Design Futures — imagination, big questions and aliens.
Imagination is such a powerful vision of the future, way stronger than many other motivating factors.
David Delgado and Dan Goods, The Future Starts Here (2018)
I will always remember the movie ‘The Discovery’ (2017) directed by Charlie McDowell, which tells a story around a fictional, near future scientific discovery — a proof of life after death. The discovery results in an immense increase in suicide rates around the world. As much of a disturbing and alarming vision it is, it is also strikingly logical, accurate and demonstrates the impact of a major event on the society.
Now imagine humans suddenly discover life in space — a message coming from another planet.
How would this ground-breaking event, which would undoubtedly start a new era similar to the one when the first man put his feet on the Moon, affect humans? (and would it be ground-breaking for the aliens too?) How would governments act? Would the most powerful countries fight for the rights to communicate with them? How would it all affect civilians? Would more people start joining the army? Would the fact that we are not alone in the universe intimidate or uplift people? Would there be riots and movements against making contact with the aliens? Would people start caring about the natural environment more, or even less? How would faith groups act on it? How would it impact the sci-fi industry? What would Elon Musk do?!
How would the economy and businesses react and use this major event? Would new technologies and services be created? Would they be security-oriented, like ‘build a bunker in your garden’ service or rather positive ‘alien-friendly café’ services? What would the newspaper cover or Twitter post announcing the news look like?
The list of questions is endless.
This very extreme example aims to show that the primary step of speculative design and futures design approach is asking questions. It is the search for answers and digging into an issue, as well as imagination, curiosity and ability to think broadly, that make the foundation of every speculative project. The questions also trigger heated discussions and initiate critical thoughts, which are followed by future trend research and understanding the future society to find the possible answers.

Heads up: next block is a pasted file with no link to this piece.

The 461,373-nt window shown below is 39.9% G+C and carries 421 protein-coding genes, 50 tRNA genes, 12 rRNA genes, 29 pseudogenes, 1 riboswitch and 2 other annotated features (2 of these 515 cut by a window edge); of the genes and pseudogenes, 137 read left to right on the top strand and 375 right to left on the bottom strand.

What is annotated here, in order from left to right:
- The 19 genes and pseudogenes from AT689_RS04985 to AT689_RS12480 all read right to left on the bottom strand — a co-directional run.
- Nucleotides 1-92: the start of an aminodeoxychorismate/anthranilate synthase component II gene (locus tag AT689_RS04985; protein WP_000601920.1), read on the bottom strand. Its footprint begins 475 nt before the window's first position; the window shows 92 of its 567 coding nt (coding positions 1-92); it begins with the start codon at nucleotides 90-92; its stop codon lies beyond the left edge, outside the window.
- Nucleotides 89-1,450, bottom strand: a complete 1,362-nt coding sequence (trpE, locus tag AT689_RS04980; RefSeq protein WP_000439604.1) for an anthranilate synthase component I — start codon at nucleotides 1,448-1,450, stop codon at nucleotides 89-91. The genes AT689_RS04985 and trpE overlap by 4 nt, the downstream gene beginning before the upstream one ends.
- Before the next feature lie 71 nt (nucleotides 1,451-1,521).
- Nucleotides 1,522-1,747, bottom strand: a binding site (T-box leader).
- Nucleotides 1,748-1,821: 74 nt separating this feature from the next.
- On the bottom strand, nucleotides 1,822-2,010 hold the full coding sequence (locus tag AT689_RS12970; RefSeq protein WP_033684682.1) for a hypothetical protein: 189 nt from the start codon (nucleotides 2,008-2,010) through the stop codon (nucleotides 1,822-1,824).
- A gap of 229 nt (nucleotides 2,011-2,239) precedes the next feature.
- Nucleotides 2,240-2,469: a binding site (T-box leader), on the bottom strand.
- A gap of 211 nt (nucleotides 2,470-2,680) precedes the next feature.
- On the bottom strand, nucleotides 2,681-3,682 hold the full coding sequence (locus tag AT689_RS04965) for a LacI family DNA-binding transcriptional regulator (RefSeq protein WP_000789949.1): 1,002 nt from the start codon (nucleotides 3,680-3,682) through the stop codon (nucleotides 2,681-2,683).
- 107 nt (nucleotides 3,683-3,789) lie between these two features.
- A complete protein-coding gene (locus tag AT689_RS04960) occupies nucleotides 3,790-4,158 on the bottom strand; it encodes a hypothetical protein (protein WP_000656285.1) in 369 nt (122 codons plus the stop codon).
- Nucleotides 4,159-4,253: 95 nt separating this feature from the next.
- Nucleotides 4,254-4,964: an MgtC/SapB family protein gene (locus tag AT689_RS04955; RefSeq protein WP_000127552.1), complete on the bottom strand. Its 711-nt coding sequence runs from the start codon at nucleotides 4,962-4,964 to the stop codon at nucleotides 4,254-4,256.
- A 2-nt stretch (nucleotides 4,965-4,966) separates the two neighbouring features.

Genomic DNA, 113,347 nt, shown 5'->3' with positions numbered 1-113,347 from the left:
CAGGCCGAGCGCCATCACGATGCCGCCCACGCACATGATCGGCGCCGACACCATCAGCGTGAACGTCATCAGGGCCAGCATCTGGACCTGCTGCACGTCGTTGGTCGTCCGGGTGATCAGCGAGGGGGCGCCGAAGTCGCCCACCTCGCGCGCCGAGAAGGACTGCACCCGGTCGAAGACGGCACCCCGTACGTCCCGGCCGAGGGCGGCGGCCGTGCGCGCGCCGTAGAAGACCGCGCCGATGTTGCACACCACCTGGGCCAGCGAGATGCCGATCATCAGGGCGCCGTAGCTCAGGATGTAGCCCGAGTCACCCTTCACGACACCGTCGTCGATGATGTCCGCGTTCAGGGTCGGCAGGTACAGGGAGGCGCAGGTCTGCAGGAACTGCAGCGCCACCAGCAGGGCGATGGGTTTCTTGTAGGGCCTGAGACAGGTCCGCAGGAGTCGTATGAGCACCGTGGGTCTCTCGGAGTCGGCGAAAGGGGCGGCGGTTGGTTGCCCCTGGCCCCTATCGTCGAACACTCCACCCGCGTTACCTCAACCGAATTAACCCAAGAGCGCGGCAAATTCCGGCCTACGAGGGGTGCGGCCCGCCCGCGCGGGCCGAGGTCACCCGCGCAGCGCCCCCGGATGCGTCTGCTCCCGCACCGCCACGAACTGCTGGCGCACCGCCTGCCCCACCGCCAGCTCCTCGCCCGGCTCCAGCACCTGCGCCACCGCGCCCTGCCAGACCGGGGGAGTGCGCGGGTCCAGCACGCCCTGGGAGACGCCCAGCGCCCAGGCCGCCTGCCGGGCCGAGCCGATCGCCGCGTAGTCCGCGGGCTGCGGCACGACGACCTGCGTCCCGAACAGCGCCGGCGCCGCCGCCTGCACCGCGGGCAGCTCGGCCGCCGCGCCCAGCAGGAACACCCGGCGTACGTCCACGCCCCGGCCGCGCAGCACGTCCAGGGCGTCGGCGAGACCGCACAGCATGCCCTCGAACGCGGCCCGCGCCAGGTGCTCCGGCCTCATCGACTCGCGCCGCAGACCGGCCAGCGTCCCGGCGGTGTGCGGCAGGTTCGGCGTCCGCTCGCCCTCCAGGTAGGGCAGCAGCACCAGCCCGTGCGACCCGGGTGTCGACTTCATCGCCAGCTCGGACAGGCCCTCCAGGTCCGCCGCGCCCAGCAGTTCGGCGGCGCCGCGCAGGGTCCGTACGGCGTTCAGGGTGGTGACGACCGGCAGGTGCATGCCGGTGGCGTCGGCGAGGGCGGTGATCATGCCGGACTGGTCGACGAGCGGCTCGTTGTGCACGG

Designing for the future encompasses thinking about numerous fascinating aspects of the world. We as designers have to consider the possible major and minor events, emerging tech, politics and economy, moods in the society in the future. Especially the moods in the society. And people’s future behaviours, believes and fears. Moreover, asking all those big questions and trying to find answers is crucial in the design approach. As in any design project, it is necessary to firstly understand the surrounding world and society to later deliver the best, human-centred ideas. It is, however, a very difficult task. It is not easy to step in someone else’s shoes, especially if the shoes do not yet exist.
The recent ‘The Future Starts Here’ exhibition at the Victoria & Albert Museum in London showed how miscellaneous and how shocking futuristic projects can be. From shooting stars on demand, jaw-dropping cryonics tools and artefacts to a house plan designed to prolong one’s life. The exhibition was a brilliant example of connecting service design with design fiction and foresight. Design fiction, with its level of realism and narrative structure, as well as the presence of new technologies, provides a great opportunity to explore new kinds of services (Pasman, 2016). If there was a product or a service designed around people finding out we are not alone in the universe, it would definitely match the other exhibited projects. It would go well not only with their brilliant madness, but also this weird feeling of probability and reality. After all, humans already try to contact extra-terrestrial beings. And… they can respond any time.
McDowell, C., 2017. The Discovery. Netflix.
Pasman, G., 2016. Design Fiction as a service design approach.
The Future Starts Here, 2018. V&A Publishing.